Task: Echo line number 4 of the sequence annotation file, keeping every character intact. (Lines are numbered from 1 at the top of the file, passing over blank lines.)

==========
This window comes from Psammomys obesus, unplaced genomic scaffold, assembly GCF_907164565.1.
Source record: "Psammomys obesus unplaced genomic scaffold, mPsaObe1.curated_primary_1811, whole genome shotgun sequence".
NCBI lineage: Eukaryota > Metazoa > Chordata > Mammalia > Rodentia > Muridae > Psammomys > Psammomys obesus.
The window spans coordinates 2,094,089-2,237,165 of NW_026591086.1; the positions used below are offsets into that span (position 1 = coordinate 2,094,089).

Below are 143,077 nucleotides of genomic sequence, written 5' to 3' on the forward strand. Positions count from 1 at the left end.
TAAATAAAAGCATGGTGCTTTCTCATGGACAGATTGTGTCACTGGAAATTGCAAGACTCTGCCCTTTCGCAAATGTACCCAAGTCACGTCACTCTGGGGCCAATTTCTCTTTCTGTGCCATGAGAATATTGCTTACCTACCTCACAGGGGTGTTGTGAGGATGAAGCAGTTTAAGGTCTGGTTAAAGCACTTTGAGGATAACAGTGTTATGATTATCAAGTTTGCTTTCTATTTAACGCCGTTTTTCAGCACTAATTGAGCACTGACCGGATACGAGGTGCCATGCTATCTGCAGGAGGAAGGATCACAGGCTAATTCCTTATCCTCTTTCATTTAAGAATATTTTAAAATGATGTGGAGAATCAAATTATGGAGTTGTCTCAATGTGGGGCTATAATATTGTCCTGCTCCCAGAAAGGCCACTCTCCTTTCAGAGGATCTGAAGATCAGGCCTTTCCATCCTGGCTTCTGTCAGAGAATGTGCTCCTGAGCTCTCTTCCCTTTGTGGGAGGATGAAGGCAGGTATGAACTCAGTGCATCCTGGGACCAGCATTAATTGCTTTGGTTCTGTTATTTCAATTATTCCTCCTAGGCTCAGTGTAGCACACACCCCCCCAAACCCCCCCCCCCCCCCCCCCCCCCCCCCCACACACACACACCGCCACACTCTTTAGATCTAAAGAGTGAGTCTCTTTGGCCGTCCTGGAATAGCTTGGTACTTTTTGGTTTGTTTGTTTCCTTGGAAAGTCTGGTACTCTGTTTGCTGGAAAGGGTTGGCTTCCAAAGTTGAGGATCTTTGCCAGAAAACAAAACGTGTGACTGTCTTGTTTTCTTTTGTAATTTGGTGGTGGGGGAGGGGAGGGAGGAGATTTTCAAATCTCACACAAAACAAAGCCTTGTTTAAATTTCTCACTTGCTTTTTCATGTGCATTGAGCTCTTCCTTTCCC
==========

The window spans coordinates 2,094,089-2,237,165 of NW_026591086.1; the positions used below are offsets into that span (position 1 = coordinate 2,094,089).